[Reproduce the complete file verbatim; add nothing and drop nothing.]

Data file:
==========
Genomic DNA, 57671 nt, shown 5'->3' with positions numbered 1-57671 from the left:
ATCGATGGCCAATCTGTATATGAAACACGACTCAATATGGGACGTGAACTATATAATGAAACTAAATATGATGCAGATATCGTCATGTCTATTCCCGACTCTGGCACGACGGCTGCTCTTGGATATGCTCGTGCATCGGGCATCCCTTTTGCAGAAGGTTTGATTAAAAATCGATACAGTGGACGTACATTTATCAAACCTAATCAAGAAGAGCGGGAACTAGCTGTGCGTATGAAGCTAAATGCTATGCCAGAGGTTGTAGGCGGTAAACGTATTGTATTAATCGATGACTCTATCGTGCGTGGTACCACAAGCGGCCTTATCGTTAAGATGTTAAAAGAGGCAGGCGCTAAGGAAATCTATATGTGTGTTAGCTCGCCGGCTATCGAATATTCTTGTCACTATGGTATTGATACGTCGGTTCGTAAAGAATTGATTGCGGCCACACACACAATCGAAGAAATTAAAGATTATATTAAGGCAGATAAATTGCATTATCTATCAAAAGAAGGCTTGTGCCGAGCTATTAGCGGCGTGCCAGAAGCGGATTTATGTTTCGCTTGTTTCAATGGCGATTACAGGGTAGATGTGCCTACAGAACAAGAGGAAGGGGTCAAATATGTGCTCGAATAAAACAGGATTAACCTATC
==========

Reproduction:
Genomic DNA, 57671 nt, shown 5'->3' with positions numbered 1-57671 from the left:
ATCGATGGCCAATCTGTATATGAAACACGACTCAATATGGGACGTGAACTATATAATGAAACTAAATATGATGCAGATATCGTCATGTCTATTCCCGACTCTGGCACGACGGCTGCTCTTGGATATGCTCGTGCATCGGGCATCCCTTTTGCAGAAGGTTTGATTAAAAATCGATACAGTGGACGTACATTTATCAAACCTAATCAAGAAGAGCGGGAACTAGCTGTGCGTATGAAGCTAAATGCTATGCCAGAGGTTGTAGGCGGTAAACGTATTGTATTAATCGATGACTCTATCGTGCGTGGTACCACAAGCGGCCTTATCGTTAAGATGTTAAAAGAGGCAGGCGCTAAGGAAATCTATATGTGTGTTAGCTCGCCGGCTATCGAATATTCTTGTCACTATGGTATTGATACGTCGGTTCGTAAAGAATTGATTGCGGCCACACACACAATCGAAGAAATTAAAGATTATATTAAGGCAGATAAATTGCATTATCTATCAAAAGAAGGCTTGTGCCGAGCTATTAGCGGCGTGCCAGAAGCGGATTTATGTTTCGCTTGTTTCAATGGCGATTACAGGGTAGATGTGCCTACAGAACAAGAGGAAGGGGTCAAATATGTGCTCGAATAAAACAGGATTAACCTATC